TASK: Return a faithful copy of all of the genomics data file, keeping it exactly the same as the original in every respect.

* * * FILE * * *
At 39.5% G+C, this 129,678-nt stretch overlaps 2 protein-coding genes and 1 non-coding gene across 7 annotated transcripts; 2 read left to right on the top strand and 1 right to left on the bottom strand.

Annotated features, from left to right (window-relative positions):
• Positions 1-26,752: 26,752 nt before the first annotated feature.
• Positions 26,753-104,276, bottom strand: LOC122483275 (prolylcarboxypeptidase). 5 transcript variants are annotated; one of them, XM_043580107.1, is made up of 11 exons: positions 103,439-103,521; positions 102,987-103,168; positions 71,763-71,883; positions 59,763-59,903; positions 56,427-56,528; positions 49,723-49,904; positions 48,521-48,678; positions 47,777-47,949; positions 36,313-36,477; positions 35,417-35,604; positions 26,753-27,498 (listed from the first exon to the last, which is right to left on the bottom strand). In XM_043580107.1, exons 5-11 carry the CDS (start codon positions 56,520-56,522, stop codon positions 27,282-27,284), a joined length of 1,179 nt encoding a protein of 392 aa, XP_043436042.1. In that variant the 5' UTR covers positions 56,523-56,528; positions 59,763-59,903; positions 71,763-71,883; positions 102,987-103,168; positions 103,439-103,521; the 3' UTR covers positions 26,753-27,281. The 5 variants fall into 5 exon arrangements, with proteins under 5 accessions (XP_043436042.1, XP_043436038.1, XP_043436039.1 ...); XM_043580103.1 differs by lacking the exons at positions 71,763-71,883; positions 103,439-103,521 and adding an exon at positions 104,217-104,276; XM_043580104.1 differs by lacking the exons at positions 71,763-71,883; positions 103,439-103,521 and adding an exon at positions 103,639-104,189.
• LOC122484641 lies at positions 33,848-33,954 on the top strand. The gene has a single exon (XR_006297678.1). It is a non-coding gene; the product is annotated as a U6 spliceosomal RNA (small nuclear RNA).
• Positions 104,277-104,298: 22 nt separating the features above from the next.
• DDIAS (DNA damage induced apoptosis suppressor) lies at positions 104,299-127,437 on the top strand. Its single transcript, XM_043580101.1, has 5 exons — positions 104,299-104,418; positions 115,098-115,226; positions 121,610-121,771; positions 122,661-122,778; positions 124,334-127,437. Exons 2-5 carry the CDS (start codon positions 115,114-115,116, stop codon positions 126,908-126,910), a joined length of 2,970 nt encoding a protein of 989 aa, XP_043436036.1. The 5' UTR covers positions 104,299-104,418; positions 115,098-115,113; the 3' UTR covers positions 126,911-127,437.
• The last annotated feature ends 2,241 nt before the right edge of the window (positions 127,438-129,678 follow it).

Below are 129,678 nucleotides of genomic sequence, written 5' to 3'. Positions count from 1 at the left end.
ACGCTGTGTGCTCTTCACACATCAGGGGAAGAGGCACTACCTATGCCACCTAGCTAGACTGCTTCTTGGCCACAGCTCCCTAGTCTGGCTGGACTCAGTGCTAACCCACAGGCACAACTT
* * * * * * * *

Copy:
At 39.5% G+C, this 129,678-nt stretch overlaps 2 protein-coding genes and 1 non-coding gene across 7 annotated transcripts; 2 read left to right on the top strand and 1 right to left on the bottom strand.

Annotated features, from left to right (window-relative positions):
• Positions 1-26,752: 26,752 nt before the first annotated feature.
• Positions 26,753-104,276, bottom strand: LOC122483275 (prolylcarboxypeptidase). 5 transcript variants are annotated; one of them, XM_043580107.1, is made up of 11 exons: positions 103,439-103,521; positions 102,987-103,168; positions 71,763-71,883; positions 59,763-59,903; positions 56,427-56,528; positions 49,723-49,904; positions 48,521-48,678; positions 47,777-47,949; positions 36,313-36,477; positions 35,417-35,604; positions 26,753-27,498 (listed from the first exon to the last, which is right to left on the bottom strand). In XM_043580107.1, exons 5-11 carry the CDS (start codon positions 56,520-56,522, stop codon positions 27,282-27,284), a joined length of 1,179 nt encoding a protein of 392 aa, XP_043436042.1. In that variant the 5' UTR covers positions 56,523-56,528; positions 59,763-59,903; positions 71,763-71,883; positions 102,987-103,168; positions 103,439-103,521; the 3' UTR covers positions 26,753-27,281. The 5 variants fall into 5 exon arrangements, with proteins under 5 accessions (XP_043436042.1, XP_043436038.1, XP_043436039.1 ...); XM_043580103.1 differs by lacking the exons at positions 71,763-71,883; positions 103,439-103,521 and adding an exon at positions 104,217-104,276; XM_043580104.1 differs by lacking the exons at positions 71,763-71,883; positions 103,439-103,521 and adding an exon at positions 103,639-104,189.
• LOC122484641 lies at positions 33,848-33,954 on the top strand. The gene has a single exon (XR_006297678.1). It is a non-coding gene; the product is annotated as a U6 spliceosomal RNA (small nuclear RNA).
• Positions 104,277-104,298: 22 nt separating the features above from the next.
• DDIAS (DNA damage induced apoptosis suppressor) lies at positions 104,299-127,437 on the top strand. Its single transcript, XM_043580101.1, has 5 exons — positions 104,299-104,418; positions 115,098-115,226; positions 121,610-121,771; positions 122,661-122,778; positions 124,334-127,437. Exons 2-5 carry the CDS (start codon positions 115,114-115,116, stop codon positions 126,908-126,910), a joined length of 2,970 nt encoding a protein of 989 aa, XP_043436036.1. The 5' UTR covers positions 104,299-104,418; positions 115,098-115,113; the 3' UTR covers positions 126,911-127,437.
• The last annotated feature ends 2,241 nt before the right edge of the window (positions 127,438-129,678 follow it).

Below are 129,678 nucleotides of genomic sequence, written 5' to 3'. Positions count from 1 at the left end.
ACGCTGTGTGCTCTTCACACATCAGGGGAAGAGGCACTACCTATGCCACCTAGCTAGACTGCTTCTTGGCCACAGCTCCCTAGTCTGGCTGGACTCAGTGCTAACCCACAGGCACAACTT